yeputons's blog

By yeputons, 10 years ago, translation, In English
Problem A. Chat room
Solution is greedy algorithm. The first thing we do is find in our string the first letter 'h'. Then we find letter 'e' which is righter that found 'h'. If we find the whole word 'hello' in such way, obliviously, answer is YES.
Now let's prove that if answer exists, we find it. Let see on position of the 'h' in right answer. If we move it to the first 'h' in our string, nothing changes. But now we can say that our greedy algorithm correctly Now let's do such with the second letter, and so on.
We have greedy algorithm with work time O(n), where n - length of the input.

Problem B. Coins
This problem also have greedy solution: we run down all number from 2 and greater and while denomination of the last added to answer coin is divisible by current number, we divide and increase answer.
You can prove correctness, if you take a look at prime factorizations of coins' denominations. In each next denomination each prime have less or equal power than the current one (it's equivalent to 'a divide b'). Obliviously, if summary degree of primes decreases at least two (for example, we had numbera = x· y· z (where y, z > 1, and the current number is b = x), then we can add one more coin with demonitaion a > c = x· y > b. So, in the optimal answer sum of degrees decreasing at exactly one. Our greedy algorithm do exactly what it need.

Problem C. Trees.
The first thing we notice - beautiful sequence is can be determined with any member. The next thing - at least one tree will remain the same height. Prove: let's fix height of the first tree, and correct heights of all other ones. Obliviously, they all remain positive.
Solution with work time O(n2): we run down which tree we will fix, determine required height of the first tree and then relax answer.
This solution can be optimized to linear solution: if we don't touch some tree, we know the first element of sequence. Let's count for each possible element amount of trees, which have required height. It can be done with linear loop and the 'increment' operation on array. After that we just find value of the first element, for which amount of 'good' trees is maximal and output n - x, where x is this amount.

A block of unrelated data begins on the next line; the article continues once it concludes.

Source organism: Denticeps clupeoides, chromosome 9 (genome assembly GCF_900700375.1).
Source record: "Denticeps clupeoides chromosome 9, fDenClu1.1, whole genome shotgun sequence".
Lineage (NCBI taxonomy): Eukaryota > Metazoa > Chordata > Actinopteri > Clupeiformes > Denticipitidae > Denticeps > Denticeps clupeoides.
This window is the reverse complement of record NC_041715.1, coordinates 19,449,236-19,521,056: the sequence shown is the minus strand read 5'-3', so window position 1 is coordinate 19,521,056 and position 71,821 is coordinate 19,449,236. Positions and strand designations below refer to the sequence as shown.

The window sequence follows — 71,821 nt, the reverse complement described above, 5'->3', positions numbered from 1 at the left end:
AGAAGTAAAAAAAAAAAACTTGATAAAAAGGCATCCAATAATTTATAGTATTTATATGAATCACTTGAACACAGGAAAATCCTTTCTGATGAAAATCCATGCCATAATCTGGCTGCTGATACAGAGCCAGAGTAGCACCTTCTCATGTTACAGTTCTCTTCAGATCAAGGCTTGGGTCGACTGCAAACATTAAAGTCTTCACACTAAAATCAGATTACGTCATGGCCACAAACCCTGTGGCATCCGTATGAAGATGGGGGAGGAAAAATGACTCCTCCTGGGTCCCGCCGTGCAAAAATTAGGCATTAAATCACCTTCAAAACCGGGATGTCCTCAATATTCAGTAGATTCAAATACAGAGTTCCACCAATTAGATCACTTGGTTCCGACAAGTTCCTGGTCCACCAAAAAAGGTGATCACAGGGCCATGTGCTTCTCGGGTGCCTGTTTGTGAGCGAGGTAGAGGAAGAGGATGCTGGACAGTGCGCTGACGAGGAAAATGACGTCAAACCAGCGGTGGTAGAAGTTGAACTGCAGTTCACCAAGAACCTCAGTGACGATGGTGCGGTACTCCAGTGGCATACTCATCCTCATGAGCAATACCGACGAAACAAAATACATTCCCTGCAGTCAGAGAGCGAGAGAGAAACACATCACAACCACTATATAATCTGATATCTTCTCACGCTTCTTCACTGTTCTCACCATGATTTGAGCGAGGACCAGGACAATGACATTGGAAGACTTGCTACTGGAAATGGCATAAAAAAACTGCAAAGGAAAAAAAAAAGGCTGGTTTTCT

Problem D. Calendar

We know, that all lines of calendar should have equal length, so we can find this length. It's just , where suml - summary length of all strings. Now let take a look at string, which will be the first one in our calendar. Obliviously, it's profitably to take string with maximal s + d (where s is our string and d - is character from input). Such string is unique otherwise we have two equal strings in input (as d is not contained in any string); Of cause, you should remember that if you fix the first string in a line, you fix length of the second one - it's required to have at least one such. Great, now we know the first string in our calendar. Now let's determine the second one. We know it's length, so we need just to take minimal string with such length.
We know one line, let's do similary with the second line and so on.

Problem E. Expression
Under construction. The main idea is 3D dynamic with O(102) transition.

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By yeputons, 10 years ago, translation, In English
Let's go.

A. Autocomplete

In this problem you should read the statement and solve in any way. One of the most simple solutions is read string and last visited pages, sort (even bubble source - 1003 isn't a lot, 3rd power because we need 100 operations to compare two strings), and rundown pages. When we find good string, we should write it and exit.
If there are no such one, write source string. 'Goodness' of string is checking with one if (to check lengths and avoid RTE) and for.

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By yeputons, 10 years ago, translation, In English
Test code that I've created on contest:
I think that function should return the same results if it calles with byte-to-byte equas parameters.
But in this case they are distinct.
There is one more test program from MaxBuzz:
#include <cstring>
#include <cstdio>

int f(int x) { return 1 << x; }

int main() {
for (int i = 0, j = 42; i < 1000000; ++i)
if (!memcmp(&i, &j, sizeof(int))) 
printf("%d == %d\n", f(i), f(j));
return 0;
In this case f(j) is calculated on optimization phase, but f(i) and memcpy are calculated at run time. Optimizer thinks that 1 << 42 = 0, but CPU thinks that 1 << 42 = 1024.
This isn't a bug, because 1 << 42 is undefined.

Compiling with MSVC++ fixes this bug.

Target: mingw32
Configured with: ../gcc-4.5.0/configure --enable-languages=c,c++,ada,fortran,objc,obj-c++ --disable-sjlj-exceptions --with-dwarf2 --enable-shared --enable-libgomp --disable-win32-registry --enable-libstdcxx-debug --enable-version-specific-runtime-libs --disable-werror --build=mingw32 --prefix=/mingw
Thread model: win32
gcc version 4.5.0 (GCC)

Intel Core i3 M350 (x86)

UPD. I've tried it on CF servers. Bug is alive
UPD2. There is additional requirement: use optimizer (-O1/-O2)
UPD3. Two absolutely same submits got different outcomes: GCC - WA14 (240112), MSVC++ - OK (240115). Problem B from CF#49.

I'll be glad if you tell me my mistakes in English.

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